Wednesday, May 9, 2012
Yesterday while scrolling through Facebook I came across an entry from my daughter-in-laws younger brother. After reading his comment and some of the comments attached to it, I texted my son and daughter-in-law and my fears were confirmed. Evan had lost a friend and member of the band that he played in to suicide. A flood of emotions rolled over me as the confirmation of this sank in… another family will feel the gut punching pain of the loss of someone to suicide. My emotions ran to the surface of my eyes as I remembered the phone call I received almost 8 years ago, my cousin on the other end of the line telling me that Scott, her sister and my cousin’s husband had taken his life. Scott was more than someone married into my family. He had become my husband’s best friend, the person who had inspired me to be a runner, a supporter of my art, a mentor and friend to my children and someone that we all truly loved. Re-reading Evans post it is all the things that I have felt in the wake of Scott’s death. The pleads for “one more” are hard to read and even harder to feel. I still have them, I don’t know if they ever go away when someone leaves you this way. The wanting of “one more” and the questions that you will never be able to answer are the things that we have to live with.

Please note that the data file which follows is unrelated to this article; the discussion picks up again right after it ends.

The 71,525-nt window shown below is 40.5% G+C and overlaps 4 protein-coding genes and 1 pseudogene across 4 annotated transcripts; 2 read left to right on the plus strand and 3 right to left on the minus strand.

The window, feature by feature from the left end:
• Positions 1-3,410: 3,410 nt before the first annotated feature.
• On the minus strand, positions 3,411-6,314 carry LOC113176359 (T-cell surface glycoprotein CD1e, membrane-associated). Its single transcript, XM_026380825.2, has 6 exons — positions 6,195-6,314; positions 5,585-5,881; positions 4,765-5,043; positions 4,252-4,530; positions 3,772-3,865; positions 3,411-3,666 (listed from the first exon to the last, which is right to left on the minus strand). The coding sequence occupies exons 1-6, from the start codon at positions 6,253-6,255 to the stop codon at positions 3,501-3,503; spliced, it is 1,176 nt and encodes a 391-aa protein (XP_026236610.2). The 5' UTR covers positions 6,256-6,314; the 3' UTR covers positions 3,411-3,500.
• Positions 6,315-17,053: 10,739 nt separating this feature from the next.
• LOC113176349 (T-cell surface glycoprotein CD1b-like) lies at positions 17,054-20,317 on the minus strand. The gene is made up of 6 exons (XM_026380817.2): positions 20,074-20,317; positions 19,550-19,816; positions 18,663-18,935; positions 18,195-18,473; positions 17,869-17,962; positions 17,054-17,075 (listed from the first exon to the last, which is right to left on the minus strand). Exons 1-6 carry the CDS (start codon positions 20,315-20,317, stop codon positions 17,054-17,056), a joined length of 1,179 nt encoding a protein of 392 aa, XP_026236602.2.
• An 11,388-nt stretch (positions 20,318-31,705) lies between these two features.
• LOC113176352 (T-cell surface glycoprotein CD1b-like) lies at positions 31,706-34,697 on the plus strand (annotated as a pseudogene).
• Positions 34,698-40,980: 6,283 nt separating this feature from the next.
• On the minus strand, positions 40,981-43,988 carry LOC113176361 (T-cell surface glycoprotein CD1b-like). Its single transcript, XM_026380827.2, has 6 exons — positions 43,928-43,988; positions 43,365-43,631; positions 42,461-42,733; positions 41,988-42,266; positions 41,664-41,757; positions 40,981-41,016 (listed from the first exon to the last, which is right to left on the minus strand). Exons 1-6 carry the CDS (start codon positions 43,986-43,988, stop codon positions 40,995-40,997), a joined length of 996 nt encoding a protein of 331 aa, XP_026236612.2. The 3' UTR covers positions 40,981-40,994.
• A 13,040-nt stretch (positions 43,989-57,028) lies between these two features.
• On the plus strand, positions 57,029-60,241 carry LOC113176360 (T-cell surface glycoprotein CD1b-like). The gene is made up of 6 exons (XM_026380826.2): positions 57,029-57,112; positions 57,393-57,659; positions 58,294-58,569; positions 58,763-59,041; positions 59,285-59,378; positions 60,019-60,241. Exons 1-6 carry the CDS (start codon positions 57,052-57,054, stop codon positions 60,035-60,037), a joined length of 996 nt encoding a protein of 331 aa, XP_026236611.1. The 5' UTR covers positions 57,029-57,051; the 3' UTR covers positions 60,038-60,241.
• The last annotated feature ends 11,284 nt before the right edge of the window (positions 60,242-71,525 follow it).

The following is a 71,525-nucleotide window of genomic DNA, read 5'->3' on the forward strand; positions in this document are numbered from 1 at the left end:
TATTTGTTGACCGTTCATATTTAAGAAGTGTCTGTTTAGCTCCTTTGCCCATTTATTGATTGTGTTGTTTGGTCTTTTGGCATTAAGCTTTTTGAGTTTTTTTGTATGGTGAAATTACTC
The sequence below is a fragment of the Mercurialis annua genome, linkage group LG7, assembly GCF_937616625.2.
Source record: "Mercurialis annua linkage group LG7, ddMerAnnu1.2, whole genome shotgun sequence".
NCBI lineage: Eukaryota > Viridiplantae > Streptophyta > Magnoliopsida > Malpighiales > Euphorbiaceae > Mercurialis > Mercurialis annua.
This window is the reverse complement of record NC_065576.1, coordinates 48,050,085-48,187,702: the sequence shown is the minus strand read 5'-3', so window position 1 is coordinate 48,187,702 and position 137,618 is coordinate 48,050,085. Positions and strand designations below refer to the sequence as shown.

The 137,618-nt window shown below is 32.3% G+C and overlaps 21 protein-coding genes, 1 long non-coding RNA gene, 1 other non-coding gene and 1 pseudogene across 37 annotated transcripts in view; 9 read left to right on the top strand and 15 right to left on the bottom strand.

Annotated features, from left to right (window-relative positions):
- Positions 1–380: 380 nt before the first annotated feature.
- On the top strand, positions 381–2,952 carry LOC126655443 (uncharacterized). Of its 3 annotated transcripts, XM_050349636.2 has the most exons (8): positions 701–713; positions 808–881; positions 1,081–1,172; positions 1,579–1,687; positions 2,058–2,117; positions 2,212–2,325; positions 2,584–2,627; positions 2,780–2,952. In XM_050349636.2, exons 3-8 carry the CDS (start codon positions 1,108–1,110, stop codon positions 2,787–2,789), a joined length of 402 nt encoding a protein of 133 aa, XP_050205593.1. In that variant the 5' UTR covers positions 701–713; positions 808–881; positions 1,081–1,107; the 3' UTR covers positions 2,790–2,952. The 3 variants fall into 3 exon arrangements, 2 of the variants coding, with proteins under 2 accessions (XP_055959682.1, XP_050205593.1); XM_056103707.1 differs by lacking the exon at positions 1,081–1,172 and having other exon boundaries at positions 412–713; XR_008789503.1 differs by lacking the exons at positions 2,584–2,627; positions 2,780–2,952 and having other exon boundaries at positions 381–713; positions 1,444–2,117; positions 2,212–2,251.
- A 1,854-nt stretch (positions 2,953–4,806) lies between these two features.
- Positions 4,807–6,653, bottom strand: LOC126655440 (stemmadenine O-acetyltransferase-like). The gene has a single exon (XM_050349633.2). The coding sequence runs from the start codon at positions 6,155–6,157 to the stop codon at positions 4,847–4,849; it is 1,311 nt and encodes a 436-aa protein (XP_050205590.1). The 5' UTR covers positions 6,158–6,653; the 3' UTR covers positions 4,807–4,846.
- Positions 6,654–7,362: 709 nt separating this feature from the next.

The transition back to normal life is difficult. I don’t know if you can ever say that life is normal after living through this. You have to make a new normal, a life that is forever changed, sadder and a bit darker. For the longest time I was angry that life had to move on. To me it was not right that things could move on without Scott here. But as the years have gone by I know that we can’t live forever in the pain that we feel. As much as I didn't want to I needed to let the pain go. It’s not healthy. I also started thinking that the person we have lost would not want to see us in pain and suffering. I have often visualized Scott looking down on us and seeing that he was sad, because we were in pain. I thought… I don’t want to see him agonize any more. So now I try my best to choose to remember him in a positive way. I try to celebrate his life, by living mine as best as I can. He was a fearless individual and I have tried (not too successfully yet) to incorporate some of that into my life as a way to remember him. I think we all just need to get through the best way we can. My thoughts and prayer go out to Evan, his family, friends and the family of the friend that took his life, you are in my prayers.